Hugues Despres of UJet speaks during The Economist’s Future of Materials conference, 13 November 2017. Around 200 industry representatives, experts and policy-makers attended the event.
Photo: LaLa La Photo
People will reach certain limits in using traditional materials
The Future of Materials Conference brought together industry specialists and academics to exchange ideas about how to apprehend the big changes that will affect the world.
Held on Monday and Tuesday 13 and 14 November in Luxembourg City, The Economist event analysed the modern materials “ecosystem”, from research and development, via supply chains, to business applications.
The morning session on Monday included representatives of nano-augmented materials, the steel and aluminum industry, the industrial biosciences and IT who discussed the development of clean technologies.
Anatoly Chubais, chairman of Rusnano, explained that natural resources are finite. If things continued like today, the planet would be depleted by 2050. Climate change and environmental issues are other global challenges.
He offered three possible solutions: ICT, energy efficiency and new materials. ICT would not be a solution to either, while energy efficiency would probably help with environmental issues and climate changes, and partially help with resource depletion. However, he argued that creating new materials would definitely address many issues arising from climate change and resource depletion.
Chubais talked about the S-curve in innovation, arguing that the time it takes to accept innovation was decreasing. Sales are low for quite a while, but then they take off. He predicted this as well for the single wall carbon nanotubes, the product of his firm, which claims that, if added to cement, or tyres, or plastic, the weight of the final product can be significantly reduced and they would reduce CO2 emissions.
Video provided by conference organiser
Greg Mulholland of Citrine Informatics talked about his company, an artificial intelligence platform for materials and chemicals. It ingests large-scale data from countless sources--patents, research papers, technical reports, and existing client databases--and uses AI to guide the development and applications matching of next generation advanced materials faster than ever before.
Following the talk, Alexandre Kremer of Systemiq in London, a conference attendee, told Delano:
“I think that is really what we need. So many things happen all over the world, so many materials are being developed. Today, if you want to solve most of the challenges, from an environmental perspective, we already have most of the technologies but we need to scale them. To do that we need to give people access to the materials, by showing them the performance of the materials. This would allow some very small start-up or a research unit at a university to be connected with some big multinationals which are looking for those innovations.”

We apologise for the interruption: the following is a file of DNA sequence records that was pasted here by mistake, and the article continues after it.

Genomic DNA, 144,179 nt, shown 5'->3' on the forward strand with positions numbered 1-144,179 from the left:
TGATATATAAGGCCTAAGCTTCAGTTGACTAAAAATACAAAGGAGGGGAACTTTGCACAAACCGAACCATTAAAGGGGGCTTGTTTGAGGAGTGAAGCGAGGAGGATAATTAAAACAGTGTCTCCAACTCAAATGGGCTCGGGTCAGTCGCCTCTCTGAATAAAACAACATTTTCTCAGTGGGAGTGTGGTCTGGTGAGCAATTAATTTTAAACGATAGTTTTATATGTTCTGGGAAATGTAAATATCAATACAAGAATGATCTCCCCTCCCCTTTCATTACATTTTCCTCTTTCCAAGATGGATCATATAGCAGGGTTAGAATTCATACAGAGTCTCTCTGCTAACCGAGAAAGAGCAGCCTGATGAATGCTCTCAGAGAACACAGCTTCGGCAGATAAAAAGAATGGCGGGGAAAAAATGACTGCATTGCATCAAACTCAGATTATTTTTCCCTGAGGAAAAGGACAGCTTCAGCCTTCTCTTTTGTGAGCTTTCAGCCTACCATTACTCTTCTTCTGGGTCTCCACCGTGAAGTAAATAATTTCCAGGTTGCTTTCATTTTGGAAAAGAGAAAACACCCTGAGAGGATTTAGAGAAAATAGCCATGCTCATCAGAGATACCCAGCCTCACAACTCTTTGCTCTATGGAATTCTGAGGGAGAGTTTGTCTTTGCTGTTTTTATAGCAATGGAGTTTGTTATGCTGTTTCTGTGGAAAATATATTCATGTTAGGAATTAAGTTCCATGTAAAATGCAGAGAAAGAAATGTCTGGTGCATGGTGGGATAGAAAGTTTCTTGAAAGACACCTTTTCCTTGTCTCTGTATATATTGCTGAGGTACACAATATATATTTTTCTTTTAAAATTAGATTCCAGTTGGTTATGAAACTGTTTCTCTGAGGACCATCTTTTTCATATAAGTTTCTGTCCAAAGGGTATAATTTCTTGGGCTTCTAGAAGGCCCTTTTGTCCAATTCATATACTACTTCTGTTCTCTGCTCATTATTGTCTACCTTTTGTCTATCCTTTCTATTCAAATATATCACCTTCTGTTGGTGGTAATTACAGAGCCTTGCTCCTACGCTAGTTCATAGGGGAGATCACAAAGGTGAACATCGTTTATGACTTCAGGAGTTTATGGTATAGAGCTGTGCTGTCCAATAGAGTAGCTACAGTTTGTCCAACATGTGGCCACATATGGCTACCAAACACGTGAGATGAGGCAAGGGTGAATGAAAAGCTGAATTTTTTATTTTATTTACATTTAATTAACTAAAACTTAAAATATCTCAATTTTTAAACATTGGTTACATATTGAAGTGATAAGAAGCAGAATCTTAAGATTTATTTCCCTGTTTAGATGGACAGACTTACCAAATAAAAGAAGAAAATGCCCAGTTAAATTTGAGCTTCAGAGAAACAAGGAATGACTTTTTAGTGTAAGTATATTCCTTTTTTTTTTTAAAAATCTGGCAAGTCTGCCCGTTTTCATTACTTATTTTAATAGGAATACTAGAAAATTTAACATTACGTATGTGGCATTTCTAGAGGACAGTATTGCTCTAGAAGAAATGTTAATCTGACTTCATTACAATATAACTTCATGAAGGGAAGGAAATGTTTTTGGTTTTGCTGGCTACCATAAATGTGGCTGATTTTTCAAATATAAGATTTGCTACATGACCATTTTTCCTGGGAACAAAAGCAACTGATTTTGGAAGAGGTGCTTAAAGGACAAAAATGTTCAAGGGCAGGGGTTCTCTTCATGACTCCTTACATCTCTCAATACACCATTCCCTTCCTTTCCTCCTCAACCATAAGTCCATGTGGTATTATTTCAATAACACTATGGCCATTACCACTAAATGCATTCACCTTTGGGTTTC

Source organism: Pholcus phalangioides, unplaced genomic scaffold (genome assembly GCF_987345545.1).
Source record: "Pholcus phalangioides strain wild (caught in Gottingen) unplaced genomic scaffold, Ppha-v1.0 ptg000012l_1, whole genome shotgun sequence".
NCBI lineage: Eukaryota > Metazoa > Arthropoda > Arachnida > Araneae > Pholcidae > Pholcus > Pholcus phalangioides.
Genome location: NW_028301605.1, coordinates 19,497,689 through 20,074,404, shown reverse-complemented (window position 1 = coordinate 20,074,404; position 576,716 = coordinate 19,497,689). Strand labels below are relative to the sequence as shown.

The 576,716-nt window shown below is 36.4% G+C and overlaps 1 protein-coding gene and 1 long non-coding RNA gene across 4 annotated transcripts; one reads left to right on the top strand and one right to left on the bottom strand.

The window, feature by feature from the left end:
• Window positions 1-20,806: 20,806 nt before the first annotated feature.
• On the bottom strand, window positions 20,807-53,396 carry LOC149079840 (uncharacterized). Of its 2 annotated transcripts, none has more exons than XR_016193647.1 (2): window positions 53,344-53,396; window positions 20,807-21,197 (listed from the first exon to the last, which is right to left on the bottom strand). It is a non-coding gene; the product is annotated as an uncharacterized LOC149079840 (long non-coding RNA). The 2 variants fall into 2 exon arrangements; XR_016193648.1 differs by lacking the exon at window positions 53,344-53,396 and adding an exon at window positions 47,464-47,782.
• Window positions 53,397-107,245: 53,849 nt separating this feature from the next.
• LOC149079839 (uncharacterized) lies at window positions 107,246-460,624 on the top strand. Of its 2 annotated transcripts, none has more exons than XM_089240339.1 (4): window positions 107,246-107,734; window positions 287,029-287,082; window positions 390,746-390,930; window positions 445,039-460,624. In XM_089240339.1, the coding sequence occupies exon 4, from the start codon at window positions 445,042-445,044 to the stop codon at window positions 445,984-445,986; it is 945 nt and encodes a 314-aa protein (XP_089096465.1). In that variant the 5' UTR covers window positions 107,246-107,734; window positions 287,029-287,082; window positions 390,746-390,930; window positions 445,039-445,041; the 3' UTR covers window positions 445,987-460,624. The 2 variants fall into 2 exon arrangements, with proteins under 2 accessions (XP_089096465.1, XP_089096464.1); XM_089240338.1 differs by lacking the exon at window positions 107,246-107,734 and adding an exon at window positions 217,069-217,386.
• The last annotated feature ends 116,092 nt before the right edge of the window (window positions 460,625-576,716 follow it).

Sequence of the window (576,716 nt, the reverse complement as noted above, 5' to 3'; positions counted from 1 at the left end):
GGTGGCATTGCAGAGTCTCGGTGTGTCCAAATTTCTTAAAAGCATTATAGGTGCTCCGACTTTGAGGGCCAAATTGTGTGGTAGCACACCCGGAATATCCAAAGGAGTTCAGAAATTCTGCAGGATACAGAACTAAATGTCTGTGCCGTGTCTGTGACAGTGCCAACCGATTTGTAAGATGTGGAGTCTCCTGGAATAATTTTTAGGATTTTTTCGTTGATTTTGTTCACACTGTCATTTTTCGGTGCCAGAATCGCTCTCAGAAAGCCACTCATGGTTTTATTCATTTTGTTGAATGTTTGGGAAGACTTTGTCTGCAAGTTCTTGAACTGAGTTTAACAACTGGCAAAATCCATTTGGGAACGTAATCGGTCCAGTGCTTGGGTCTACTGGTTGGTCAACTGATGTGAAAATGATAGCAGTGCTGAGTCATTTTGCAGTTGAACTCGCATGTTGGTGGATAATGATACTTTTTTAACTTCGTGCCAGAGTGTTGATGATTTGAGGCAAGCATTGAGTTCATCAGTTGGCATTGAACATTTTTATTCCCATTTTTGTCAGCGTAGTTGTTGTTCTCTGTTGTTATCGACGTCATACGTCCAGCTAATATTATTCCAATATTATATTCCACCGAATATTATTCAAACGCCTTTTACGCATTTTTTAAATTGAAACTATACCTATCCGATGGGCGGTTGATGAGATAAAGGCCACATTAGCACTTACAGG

Hugues Despres, CEO of UJet, which builds light electric scooters in Foetz, talked about the philosophy of innovation and consumer changes. He told the conference that it was not about small changes anymore, but about big accelerations. Deconstructing and reimagining life would be the next big opportunities. Taking the example of driverless cars, he wondered why we would need a driver’s seat at all, the seating could be like in a living room where people faced each other.
Kristina Teppo, a master’s student in mechanical engineering at the University of Luxembourg who attended the event, found this session especially inspiring. She told Delano that:
“his perspective on innovation and new technologies is great. Much research focuses a lot on improving just a little, by 5%, or making things just a little cheaper, but we need to look for new technologies. We need to reinvent, make something radically different.”
Hanhoj talked about the circular economy, and that the value chain of raw material “leaks everywhere” at every stage, especially at the mining stage. She argued that there were paradigm shifts, not jumps.
De Mare said that ArcelorMittal was striving for circularity, especially for the water use. He stated that the long term goal is for all mining into the Earth’s crust to end as a result of new techniques and the increased efficiency of recycling. He called on governments to create new policies to incentivise the recycling of goods like steel and other metals. He said “at the end of century, there will be enough steel in use and enough end of life products to maintain infrastructure.”
Saltzberg said that we need real biodegradable materials for food packaging and cosmetics. He highlighted new biomaterials which DuPont intend to announce next year, including high performance polymers made from sugar and modified enzymes. The processes to make these materials will better replicate the chemical processes found in the natural world.
Hogna told the audience to what extent his company recycles and reuses aluminum and how sustainability and recyclability should be taken into account at the design phase.
A poll among participants revealed that 43% partially included the end of life in the design phase, with 20% definitely included it.
The moderator, Geoffrey Carr from The Economist, argued that “this was the industrial revolution and we’re in the middle of it.”